Paul Kagame, President of Rwanda

By Kezio-Musoke David

Rwandan President Paul Kagame has stressed the importance of African media telling their own story in an African context.

Addressing his monthly media briefing, the Rwandan leader warned the media against being “mentored by Western minds” while covering Africa.

During the Tuesday briefing at State House in Kigali, President Kagame finally broke his studied silence regarding his electoral intentions when he announced that he would stand for a second term in the August election.

Already, his ruling Rwandan Patriotic Front (RPF) has carried out primary polls showing overwhelming grassroots support for his leadership.

RPF is set to hold a delegates’ conference next weekend to review the results from the primaries, which President Kagame won with a huge majority.

President Kagame, who is also the party’s chairman, won the presidency in 2003 after securing 95 per cent of the vote. However, he had been in de facto control since 1990 as minister for Defence ever since his Tutsi rebel force invaded from Uganda and put an end to the 1994 genocide.

Private Candidates

"RPF is ready to enter into the election race and is ready to face anybody. The constitution even accepts private candidates. I think it is healthy,” he said, promising a free and fair election.

There has been grumbling by some opposition candidates about official intimidation, charges which the government denies.

President Kagame commended outlets like the Nation Media Group (publishers of Africa Review) that sought to have Africans tell their own story.

Citing the debate on whether the International Criminal Court (ICC) represented the interests of African state or international justice, he warned African media outlets against playing to the tune of others in their coverage.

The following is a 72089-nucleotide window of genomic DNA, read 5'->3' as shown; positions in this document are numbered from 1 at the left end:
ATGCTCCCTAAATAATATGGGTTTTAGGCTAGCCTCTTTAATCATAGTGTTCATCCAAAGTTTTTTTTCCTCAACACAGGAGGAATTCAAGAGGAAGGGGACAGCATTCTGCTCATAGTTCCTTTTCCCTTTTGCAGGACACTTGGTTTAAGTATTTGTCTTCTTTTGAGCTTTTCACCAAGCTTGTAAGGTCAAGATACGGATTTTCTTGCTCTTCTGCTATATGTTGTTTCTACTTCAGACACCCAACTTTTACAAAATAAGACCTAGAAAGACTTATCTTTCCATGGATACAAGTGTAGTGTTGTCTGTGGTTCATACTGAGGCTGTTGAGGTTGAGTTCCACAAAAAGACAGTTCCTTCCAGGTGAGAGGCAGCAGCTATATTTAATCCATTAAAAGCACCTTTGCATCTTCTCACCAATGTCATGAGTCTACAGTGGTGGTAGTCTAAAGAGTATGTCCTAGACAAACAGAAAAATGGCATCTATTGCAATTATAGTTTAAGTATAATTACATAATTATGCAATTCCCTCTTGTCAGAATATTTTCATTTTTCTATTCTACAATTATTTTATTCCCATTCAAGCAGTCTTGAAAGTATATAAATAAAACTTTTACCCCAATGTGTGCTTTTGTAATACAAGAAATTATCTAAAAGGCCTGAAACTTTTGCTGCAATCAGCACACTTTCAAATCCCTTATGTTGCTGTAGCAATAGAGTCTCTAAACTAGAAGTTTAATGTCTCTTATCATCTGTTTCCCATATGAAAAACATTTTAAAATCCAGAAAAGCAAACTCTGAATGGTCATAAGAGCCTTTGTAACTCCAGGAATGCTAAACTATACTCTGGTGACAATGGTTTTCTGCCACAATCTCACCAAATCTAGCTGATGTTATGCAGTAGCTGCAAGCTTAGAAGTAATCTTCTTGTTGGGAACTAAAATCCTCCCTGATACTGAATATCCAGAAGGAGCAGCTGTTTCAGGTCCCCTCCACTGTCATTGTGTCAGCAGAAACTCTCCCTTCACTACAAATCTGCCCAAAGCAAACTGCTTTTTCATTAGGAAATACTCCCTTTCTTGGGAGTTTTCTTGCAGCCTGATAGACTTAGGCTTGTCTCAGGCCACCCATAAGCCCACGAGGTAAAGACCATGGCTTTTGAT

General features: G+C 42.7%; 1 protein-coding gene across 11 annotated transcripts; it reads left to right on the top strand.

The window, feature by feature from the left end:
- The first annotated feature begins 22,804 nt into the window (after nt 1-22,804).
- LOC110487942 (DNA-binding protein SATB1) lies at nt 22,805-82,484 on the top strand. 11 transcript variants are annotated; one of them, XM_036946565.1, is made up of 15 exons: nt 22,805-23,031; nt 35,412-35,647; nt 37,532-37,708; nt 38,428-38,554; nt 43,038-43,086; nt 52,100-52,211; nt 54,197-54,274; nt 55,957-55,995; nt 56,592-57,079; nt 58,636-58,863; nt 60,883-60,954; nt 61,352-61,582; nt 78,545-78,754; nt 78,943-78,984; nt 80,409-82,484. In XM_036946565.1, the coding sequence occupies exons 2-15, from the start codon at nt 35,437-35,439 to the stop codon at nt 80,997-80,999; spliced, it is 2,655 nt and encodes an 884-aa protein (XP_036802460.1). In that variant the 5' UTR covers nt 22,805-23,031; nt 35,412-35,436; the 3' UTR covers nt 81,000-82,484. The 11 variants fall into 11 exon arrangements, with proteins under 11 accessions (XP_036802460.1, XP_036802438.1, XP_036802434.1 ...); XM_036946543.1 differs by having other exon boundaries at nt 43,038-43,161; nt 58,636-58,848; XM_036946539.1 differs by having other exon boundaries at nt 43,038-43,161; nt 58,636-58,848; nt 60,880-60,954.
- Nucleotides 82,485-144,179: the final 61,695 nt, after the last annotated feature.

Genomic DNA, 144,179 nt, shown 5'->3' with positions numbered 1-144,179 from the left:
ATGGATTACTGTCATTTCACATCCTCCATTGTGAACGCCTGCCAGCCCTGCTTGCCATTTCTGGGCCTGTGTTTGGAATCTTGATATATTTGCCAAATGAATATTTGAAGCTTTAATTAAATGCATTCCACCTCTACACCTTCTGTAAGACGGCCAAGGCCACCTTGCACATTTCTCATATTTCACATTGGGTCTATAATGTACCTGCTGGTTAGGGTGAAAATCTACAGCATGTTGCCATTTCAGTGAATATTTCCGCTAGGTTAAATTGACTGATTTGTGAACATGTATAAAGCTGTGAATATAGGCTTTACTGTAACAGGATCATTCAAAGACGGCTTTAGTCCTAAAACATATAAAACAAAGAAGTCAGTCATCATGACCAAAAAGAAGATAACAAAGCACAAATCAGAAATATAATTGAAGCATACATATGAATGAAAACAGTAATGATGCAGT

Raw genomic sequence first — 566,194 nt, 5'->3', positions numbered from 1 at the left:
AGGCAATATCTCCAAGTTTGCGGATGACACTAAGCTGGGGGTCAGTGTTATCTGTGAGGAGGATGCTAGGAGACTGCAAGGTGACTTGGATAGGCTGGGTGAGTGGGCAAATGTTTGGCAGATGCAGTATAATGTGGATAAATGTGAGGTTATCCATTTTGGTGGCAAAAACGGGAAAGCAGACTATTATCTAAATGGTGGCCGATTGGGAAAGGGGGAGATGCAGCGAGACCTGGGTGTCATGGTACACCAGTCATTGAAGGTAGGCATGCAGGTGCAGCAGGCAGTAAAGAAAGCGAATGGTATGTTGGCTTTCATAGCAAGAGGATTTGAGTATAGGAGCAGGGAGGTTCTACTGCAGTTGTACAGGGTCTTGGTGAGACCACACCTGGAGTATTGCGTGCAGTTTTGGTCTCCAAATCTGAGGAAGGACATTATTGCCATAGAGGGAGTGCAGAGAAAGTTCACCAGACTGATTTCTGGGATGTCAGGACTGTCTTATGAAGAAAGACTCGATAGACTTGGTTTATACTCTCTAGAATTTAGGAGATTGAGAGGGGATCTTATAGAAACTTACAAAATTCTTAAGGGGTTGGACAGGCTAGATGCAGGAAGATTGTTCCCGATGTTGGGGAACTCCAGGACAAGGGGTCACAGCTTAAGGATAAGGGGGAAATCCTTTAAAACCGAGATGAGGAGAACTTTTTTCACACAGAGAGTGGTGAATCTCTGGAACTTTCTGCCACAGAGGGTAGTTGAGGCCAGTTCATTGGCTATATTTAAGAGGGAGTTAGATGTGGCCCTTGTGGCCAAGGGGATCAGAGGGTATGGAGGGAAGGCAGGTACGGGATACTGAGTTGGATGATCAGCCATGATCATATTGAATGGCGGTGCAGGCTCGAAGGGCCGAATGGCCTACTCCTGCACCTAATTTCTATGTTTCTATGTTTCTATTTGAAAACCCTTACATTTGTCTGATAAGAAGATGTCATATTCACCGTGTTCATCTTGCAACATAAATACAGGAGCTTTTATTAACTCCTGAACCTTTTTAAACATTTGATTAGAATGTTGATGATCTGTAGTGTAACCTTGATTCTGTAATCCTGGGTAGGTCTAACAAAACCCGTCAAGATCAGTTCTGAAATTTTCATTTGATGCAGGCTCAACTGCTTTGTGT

Said the President: “On ICC, one person told me that since there are judges from Africa on this court, it probably is representing the interests of all including Africa. I told this person, being African, is not about the colour of the skin. It is how one acts and how they perceive and how they define these things.”

Form of Imperialism

“You can have somebody with a dark skin whose representation of Africa is negative,” he added.

Returning to a pet theme, President Kagame wondered why Africans should be defined by others and warned Africa’s media to beware of others using Africans to push another agenda.

The Rwandan leader has been previously critical of the ICC, dismissing it as a new form of imperialism created by the West to control the world's poorest countries.

He has also in the past been an outspoken critic of the UN for its inaction during the 1994 genocide.
Other issues that President Kagame has commented on with his usual critical candour include the West’s policy on aid to Africa, which he blamed for creating dependence rather that promoting true development.

In contrast, he has repeatedly praised China, saying in a 2009 interview that "the Chinese bring what Africa needs: investment and money for governments and companies".


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